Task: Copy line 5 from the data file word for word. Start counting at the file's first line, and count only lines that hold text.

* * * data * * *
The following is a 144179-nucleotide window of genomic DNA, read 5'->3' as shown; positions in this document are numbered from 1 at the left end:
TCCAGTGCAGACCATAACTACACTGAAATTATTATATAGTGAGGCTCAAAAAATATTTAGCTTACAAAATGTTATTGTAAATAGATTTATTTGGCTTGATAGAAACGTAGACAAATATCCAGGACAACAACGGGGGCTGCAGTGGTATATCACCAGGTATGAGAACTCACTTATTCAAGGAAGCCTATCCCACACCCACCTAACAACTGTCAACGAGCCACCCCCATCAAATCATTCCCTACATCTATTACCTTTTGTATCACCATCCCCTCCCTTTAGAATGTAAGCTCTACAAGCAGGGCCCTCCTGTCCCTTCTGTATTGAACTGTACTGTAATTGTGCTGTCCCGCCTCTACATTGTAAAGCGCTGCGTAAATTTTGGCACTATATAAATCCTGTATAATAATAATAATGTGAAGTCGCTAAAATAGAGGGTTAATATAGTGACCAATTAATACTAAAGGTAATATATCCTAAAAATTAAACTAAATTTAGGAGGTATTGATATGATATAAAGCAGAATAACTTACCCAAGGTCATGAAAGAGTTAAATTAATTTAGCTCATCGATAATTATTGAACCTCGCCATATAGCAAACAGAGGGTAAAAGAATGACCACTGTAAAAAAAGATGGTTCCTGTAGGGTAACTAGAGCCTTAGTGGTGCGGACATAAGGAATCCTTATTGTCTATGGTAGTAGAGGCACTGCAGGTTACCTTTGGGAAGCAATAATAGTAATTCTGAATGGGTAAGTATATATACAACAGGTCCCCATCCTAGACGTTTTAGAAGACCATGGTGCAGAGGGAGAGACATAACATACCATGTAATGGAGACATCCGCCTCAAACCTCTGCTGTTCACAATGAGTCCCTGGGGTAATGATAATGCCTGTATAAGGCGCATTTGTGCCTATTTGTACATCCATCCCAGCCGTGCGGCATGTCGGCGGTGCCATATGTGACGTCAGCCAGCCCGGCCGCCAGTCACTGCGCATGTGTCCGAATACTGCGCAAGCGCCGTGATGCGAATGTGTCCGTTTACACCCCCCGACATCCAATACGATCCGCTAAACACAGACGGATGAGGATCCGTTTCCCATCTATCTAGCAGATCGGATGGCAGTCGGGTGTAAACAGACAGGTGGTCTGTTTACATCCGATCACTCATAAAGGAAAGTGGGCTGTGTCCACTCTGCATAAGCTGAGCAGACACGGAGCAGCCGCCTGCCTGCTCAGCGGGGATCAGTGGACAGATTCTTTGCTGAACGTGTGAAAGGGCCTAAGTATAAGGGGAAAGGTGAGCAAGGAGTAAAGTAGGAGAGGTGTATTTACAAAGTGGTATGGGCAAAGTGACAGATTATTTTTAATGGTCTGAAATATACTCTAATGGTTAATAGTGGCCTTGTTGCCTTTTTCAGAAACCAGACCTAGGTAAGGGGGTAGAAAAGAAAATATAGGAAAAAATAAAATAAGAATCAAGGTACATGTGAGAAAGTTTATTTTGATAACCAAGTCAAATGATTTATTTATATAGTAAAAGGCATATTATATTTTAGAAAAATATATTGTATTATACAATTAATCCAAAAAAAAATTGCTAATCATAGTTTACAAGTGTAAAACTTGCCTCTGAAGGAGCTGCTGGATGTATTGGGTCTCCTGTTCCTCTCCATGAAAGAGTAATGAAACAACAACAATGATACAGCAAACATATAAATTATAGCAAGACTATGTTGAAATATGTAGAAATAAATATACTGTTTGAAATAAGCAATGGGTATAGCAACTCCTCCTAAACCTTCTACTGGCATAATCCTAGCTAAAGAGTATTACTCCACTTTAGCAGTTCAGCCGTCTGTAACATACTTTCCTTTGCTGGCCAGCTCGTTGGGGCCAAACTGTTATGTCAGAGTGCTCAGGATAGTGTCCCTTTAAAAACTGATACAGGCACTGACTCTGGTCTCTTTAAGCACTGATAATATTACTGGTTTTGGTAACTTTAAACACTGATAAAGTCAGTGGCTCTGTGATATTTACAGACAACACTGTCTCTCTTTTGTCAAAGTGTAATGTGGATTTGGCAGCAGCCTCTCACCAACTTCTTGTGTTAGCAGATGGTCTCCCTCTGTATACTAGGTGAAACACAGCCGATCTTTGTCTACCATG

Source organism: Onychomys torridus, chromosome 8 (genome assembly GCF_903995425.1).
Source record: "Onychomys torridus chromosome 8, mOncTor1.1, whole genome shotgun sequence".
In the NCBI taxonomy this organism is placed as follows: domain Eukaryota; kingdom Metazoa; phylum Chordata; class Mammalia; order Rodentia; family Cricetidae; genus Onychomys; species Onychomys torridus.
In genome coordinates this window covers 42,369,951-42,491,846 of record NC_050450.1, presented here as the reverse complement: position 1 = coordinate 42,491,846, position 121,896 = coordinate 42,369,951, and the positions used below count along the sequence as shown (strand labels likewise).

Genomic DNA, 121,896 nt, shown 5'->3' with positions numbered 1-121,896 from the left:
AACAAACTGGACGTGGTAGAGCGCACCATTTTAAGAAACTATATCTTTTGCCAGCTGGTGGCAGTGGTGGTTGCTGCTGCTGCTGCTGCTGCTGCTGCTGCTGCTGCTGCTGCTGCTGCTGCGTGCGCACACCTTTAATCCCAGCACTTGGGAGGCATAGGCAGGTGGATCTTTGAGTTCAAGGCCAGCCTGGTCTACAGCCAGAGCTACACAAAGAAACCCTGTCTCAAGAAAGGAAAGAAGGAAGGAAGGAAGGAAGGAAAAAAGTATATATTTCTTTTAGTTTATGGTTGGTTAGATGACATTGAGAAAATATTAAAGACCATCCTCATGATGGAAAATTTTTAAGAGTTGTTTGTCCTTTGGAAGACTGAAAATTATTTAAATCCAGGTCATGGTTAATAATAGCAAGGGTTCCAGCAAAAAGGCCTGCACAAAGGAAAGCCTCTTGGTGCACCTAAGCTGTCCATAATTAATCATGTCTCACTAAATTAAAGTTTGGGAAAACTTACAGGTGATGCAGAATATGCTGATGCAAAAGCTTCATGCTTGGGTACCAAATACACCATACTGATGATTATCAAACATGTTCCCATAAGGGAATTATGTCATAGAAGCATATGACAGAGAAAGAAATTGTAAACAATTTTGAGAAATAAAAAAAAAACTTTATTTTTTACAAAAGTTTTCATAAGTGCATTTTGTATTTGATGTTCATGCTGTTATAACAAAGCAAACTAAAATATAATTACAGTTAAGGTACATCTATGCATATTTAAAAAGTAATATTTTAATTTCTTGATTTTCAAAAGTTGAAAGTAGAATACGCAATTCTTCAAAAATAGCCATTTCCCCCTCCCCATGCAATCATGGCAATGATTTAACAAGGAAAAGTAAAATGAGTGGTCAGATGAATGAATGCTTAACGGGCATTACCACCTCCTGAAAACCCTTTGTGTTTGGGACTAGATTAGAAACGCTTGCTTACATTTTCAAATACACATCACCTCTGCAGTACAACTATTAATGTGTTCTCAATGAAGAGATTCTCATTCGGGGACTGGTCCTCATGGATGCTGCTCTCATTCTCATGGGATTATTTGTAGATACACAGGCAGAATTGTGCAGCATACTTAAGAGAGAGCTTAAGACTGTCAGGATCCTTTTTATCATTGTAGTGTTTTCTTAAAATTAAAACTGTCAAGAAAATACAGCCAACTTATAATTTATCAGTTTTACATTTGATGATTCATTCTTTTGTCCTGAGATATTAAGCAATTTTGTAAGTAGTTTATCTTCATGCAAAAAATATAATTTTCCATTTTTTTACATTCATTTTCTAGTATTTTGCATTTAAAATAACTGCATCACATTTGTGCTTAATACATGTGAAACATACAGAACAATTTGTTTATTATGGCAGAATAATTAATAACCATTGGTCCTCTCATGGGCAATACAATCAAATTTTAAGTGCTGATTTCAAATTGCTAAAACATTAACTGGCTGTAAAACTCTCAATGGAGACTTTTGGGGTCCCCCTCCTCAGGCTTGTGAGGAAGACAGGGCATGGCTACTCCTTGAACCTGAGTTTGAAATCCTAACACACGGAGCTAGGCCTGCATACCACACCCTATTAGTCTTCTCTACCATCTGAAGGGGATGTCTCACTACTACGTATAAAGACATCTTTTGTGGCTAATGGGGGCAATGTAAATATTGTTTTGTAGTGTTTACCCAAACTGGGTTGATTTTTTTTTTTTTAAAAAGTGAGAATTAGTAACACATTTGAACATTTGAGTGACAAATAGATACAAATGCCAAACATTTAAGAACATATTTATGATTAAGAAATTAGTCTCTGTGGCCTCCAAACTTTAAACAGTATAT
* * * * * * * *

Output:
In the NCBI taxonomy this organism is placed as follows: domain Eukaryota; kingdom Metazoa; phylum Chordata; class Mammalia; order Rodentia; family Cricetidae; genus Onychomys; species Onychomys torridus.